How EU funding programmes could counterbalance the US IRA

The Inflation Reduction Act (IRA) of 2022, signed into law by US President Joe Biden, represents a landmark legislation in the US with the dual goals of curbing inflation and reducing the national deficit. A significant portion of the IRA is dedicated to energy security and climate change, with an allocation of $391 billion in tax provisions aimed at advancing clean energy usage and domestic energy production.

The introduction of the IRA has triggered a wave of concern within the EU regarding the potential economic repercussions. The crux of these concerns revolves around the IRA’s generous tax credits and fiscal incentives that focus on renewable energy, electric vehicle incentives, home energy efficiency upgrades, and advanced manufacturing processes.

Critics argue that such measures may catalyse a shift in investment and production from the EU to the US, thereby impacting the competitiveness of European industries, particularly those involved in green technology and sustainable practices.

Prior economic analyses, such as those in Attinasi et al (2023), suggest that the IRA’s impact on the EU’s production would be unambiguously negative and non-negligible in magnitude for affected industries in the EU.

Nonetheless, these studies do not incorporate the concurrent availability of EU support measures for environmental and climate-related activities. Funds from the EU’s Multiannual Financial Framework and NextGenerationEU programme provide significant resources for climate policies, and neglecting these in impact assessments could lead to an overestimation of the IRA’s negative effects on the EU economy.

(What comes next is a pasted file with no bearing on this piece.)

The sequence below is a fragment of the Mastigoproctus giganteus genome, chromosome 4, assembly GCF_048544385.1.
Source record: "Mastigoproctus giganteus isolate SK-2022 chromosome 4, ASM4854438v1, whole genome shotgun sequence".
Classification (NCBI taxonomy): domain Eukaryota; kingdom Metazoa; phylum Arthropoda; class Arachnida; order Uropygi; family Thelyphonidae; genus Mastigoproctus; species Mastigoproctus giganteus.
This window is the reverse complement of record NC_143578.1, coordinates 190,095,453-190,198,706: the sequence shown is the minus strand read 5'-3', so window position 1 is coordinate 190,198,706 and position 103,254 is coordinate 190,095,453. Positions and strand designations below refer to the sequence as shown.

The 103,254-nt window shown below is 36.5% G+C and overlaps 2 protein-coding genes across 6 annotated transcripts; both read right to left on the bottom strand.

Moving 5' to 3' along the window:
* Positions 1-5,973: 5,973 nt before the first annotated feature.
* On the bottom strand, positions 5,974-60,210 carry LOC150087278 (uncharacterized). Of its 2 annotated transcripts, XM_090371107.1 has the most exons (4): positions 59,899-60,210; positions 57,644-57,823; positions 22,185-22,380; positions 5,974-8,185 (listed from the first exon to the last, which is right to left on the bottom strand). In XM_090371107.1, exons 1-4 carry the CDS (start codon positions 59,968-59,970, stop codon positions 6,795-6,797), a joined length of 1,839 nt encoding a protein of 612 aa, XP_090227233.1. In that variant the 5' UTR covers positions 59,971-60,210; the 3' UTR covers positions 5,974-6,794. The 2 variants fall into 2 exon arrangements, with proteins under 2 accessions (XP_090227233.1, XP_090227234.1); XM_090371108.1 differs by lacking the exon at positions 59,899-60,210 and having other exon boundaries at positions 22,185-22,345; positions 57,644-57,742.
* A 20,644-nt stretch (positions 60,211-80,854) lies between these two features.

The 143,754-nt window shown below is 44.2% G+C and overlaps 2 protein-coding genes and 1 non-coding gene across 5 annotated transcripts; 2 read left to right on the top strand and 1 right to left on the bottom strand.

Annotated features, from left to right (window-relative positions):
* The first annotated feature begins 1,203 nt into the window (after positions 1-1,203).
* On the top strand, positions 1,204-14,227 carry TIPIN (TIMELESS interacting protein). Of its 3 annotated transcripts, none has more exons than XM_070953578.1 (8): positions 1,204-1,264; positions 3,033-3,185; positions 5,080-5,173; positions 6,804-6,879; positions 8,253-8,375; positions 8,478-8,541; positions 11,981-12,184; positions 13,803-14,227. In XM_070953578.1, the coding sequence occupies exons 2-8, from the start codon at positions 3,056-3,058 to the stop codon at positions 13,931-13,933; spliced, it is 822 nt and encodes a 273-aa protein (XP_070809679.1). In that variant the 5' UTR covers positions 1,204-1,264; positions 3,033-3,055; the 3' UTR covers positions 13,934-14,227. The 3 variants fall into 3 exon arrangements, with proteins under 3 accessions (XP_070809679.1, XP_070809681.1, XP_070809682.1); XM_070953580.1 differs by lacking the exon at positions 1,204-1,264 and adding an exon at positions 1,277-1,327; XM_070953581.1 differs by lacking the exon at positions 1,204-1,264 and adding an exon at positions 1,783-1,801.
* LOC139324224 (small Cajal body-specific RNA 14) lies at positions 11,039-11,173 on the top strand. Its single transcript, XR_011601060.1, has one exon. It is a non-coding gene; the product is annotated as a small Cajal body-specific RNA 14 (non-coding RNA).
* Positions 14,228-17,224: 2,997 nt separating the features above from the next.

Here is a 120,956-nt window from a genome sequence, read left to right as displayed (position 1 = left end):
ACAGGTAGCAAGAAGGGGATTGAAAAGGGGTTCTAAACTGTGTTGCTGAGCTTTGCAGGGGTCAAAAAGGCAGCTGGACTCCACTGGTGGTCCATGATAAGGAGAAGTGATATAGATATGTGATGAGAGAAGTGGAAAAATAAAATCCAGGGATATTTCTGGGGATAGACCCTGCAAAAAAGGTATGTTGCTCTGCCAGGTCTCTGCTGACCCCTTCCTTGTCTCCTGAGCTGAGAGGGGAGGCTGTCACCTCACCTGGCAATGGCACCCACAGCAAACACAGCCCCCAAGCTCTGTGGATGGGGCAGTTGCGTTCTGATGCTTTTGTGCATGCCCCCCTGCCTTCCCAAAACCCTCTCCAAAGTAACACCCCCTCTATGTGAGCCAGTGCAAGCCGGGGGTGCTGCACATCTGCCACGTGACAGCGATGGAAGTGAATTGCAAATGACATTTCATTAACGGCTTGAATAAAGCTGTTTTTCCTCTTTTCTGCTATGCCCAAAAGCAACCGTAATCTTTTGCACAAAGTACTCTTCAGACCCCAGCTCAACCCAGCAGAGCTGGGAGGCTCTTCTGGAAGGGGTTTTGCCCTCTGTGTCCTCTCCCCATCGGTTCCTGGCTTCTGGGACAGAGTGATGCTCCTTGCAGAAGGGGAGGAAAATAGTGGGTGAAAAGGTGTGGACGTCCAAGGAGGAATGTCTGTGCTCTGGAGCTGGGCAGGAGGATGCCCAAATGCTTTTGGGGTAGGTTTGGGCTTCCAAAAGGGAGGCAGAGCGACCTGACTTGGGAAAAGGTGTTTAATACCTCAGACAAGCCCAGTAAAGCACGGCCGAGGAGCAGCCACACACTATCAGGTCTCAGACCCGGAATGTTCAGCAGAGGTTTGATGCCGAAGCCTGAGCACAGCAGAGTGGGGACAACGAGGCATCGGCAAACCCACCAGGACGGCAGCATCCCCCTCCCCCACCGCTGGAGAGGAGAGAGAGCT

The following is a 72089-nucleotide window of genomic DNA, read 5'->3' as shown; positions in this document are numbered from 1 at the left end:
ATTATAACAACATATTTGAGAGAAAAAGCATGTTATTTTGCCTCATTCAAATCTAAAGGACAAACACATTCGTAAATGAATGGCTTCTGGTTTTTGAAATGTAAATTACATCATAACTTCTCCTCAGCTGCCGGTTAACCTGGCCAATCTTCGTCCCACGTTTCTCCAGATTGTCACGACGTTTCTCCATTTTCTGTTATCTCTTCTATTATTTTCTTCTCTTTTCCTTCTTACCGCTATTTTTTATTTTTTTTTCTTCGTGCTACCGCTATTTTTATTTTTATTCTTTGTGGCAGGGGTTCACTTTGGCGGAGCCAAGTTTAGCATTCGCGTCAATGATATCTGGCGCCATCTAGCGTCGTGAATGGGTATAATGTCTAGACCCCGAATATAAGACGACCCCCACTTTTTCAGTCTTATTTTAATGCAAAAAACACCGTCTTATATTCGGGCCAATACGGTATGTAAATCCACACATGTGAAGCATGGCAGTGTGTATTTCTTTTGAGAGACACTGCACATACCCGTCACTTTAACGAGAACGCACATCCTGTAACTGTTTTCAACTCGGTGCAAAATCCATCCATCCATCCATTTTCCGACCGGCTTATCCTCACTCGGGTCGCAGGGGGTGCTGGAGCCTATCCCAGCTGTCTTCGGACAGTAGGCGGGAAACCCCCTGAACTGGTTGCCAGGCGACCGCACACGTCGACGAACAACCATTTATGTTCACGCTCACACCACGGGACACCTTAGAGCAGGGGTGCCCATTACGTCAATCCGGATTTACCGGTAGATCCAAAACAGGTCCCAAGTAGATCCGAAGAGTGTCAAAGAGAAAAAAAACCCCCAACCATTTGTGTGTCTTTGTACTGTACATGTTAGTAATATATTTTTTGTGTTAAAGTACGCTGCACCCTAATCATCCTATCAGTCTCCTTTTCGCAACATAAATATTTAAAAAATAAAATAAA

The EU’s current Multiannual Financial Framework (MFF) and the NextGenerationEU package provide financing for over €2 trillion for 2021-2027. Of this amount, at least 30% will be spent to fight climate change. We consider the EU funding supporting climate objectives, whereas funding supporting other environmental objectives only (eg. circular economy, pollution reduction, biodiversity, water management) is not taken into account.

In addition, we do not take into account funding from national sources in EU member states. Thus, country-specific figures on the availability of funding in the EU for the environmental sector as a whole are underestimates. In fact, as also pointed out in Rusch et al (2023), compared to available funds at the European level, the amount of IRA funding for climate policies appears rather modest.

We use the Joint Research Centre’s CORTAX multi-country, general equilibrium model to provide estimates of the potential impact of the IRA on the main macroeconomic aggregates for the green industries in the EU and the US, including the capital stock, employment and output.

One distinctive advantage of CORTAX is that it models in detail the provision of the corporate income tax system and accounts for their impact on cross-border direct investment and on the economy as a whole. See Álvarez-Martínez et al (2016) and Bratta et al (2023) for details on the model, incl. functional specifications, individual optimization problems, details about market closures, and the empirical calibration.

We consider two scenarios: one in which only the IRA is implemented in the US, and another one in which we consider the potential impact of the EU’s long-term budget and the NextGenerationEU programme whereby the EU provides financial support for climate objectives via different programmes, notably the Recovery and Resilience Facility (RRF). By design, CORTAX is a one-sector economy, ie. it does not distinguish between different industries and activities of the economy.